MPAA Rating
Genre
Comedy
Drama
Action
Adventure
Western
Satire
Release Date
Jun 1972
Premiere Information
not available
Production Company
Cineman Films, Ltd.; Rainbow Productions, Inc.
Distribution Company
Metro-Goldwyn-Mayer, Inc.
Country
United States
Location
Guanajuata,Mexico; Guanajuato,Mexico; Guanauata,Mexico; Mexico City,Mexico
Screenplay Information
Based on the novel The Wrath of God by James Graham (London, 1971).

Technical Specs

Duration
1h 51m
Sound
Mono
Color
Color (Metrocolor)
Theatrical Aspect Ratio
2.35 : 1

Articles

The Wrath of God


Robert Mitchum plays a renegade priest on a mission in The Wrath of God (1972). He's out to free a Latin American town from the clutches of a rebellion and at the same time track down and exterminate a local despot (Frank Langella) - which explains that machine gun he's holding.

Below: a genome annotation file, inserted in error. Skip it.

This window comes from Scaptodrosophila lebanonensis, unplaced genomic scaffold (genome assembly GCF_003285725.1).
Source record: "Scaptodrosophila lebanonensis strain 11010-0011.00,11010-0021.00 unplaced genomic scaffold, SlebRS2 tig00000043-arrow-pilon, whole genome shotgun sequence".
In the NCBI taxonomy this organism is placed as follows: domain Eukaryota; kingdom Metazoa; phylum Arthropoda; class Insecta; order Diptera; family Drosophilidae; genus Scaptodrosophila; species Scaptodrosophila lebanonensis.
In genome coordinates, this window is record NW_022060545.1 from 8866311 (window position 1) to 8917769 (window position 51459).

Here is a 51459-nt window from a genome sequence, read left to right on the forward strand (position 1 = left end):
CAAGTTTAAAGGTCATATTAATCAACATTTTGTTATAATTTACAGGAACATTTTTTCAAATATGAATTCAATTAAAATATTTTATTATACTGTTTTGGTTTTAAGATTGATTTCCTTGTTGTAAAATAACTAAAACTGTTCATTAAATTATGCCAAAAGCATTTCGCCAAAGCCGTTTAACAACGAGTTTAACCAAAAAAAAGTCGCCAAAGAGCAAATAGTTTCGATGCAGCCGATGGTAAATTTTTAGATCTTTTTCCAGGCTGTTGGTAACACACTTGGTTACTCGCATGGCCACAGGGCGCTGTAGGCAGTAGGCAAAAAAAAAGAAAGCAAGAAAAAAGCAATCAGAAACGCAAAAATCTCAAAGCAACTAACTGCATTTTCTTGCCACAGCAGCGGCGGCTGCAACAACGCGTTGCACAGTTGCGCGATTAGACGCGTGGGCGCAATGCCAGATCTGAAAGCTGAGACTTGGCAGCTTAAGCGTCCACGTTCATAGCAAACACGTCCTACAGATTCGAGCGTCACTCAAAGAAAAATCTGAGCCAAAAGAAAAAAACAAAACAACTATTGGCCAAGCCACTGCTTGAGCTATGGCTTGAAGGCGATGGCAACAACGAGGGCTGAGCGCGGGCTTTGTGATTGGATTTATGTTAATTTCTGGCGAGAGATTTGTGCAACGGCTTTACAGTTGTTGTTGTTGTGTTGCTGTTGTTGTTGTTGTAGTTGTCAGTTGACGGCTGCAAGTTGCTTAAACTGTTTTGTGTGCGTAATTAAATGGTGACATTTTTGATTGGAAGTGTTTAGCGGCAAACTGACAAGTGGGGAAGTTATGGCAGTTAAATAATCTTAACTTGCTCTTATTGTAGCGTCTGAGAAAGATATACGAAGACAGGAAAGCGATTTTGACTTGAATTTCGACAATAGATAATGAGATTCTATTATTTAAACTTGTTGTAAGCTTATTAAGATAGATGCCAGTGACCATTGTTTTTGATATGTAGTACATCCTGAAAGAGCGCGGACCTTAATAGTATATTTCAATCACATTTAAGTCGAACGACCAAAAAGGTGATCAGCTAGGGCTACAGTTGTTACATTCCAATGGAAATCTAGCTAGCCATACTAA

The Wrath of God marked Mitchum's tenth film to be shot in Mexico, one of the actor's favorite locales. It was also his second movie with actress Rita Hayworth. The two had first worked together in Fire Down Below (1957). But by 1971, when The Wrath of God was filmed, Rita Hayworth was in a state of semi-retirement at the age of fifty-three and fighting the debilitating effects of Alzheimer's disease.

At the time Mitchum thought Hayworth would be perfect for The Wrath of God and called her up, reportedly joking, "Hey, how'd you like to come down to Mexico and play my mother?" (Hayworth was actually a year younger than Mitchum). Once the actress stopped laughing, she agreed to take the part; it was actually the role of Langella's mother that she'd be playing.